A single company franchise is where you set up a proprietary limited company to operate as the franchisor. In this sense, you can protect your personal assets since the single company operates as a separate legal entity. This means it owns assets and incurs liabilities that are separate from your personal assets.

One of the main advantages of this structure is that it operates relatively easy. For instance, a single company franchise generally has a single set of accounts and regulatory requirements. 

However, one of the main disadvantages of this structure is that if your food company falls into financial difficulties, the business’ valuable assets and intellectual property are at risk of dissolution. Generally, this structure is inadvisable. However, you should consult a lawyer and an accountant before making decisions regarding your business structure.

Protect Your Intellectual Property

One of the best ways to protect your food company’s intellectual property is by registering your trademarks. A trade mark is a sign you use to distinguish your products from others. You must register your trademark with IP Australia if you wish to gain the exclusive right to:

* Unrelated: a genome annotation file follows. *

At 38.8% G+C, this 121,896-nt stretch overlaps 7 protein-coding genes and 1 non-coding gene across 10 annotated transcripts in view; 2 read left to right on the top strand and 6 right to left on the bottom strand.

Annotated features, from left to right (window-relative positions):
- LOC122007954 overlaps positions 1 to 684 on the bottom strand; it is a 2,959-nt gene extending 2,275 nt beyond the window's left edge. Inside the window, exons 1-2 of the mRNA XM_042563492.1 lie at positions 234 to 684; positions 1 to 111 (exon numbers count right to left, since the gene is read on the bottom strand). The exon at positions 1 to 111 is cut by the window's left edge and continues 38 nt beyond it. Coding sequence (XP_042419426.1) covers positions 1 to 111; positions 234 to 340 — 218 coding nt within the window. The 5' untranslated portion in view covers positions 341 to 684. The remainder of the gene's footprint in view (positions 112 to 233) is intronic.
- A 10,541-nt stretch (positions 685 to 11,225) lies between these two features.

•  use;
  • license; and 
  • sell it.

If you successfully register your trade mark, you have the right to prevent others within the food industry from copying your company’s branding. Additionally, franchisees may be more willing to enter the franchise knowing that the business brand is secured.

The trademark application process takes seven to eight months. Additionally, IP Australia assesses applications on a first-come-first-served basis. Therefore, starting your application process as soon as possible may be a good idea.

Operations Systems

One critical aspect of your food franchise will be how potential franchisees run each branch. You should do a few things to ensure consistency in the quality of your products and that your operations systems are sufficient.

Create a Detailed Operations Manual

An operations manual contains all the information necessary to run a branch of your food franchise. This can range from how franchisees should train their staff to the core functions of your food company. Your operations manual does not have to be book-length. However, it can be as extensive as you think necessary to ensure consistency across the franchise system.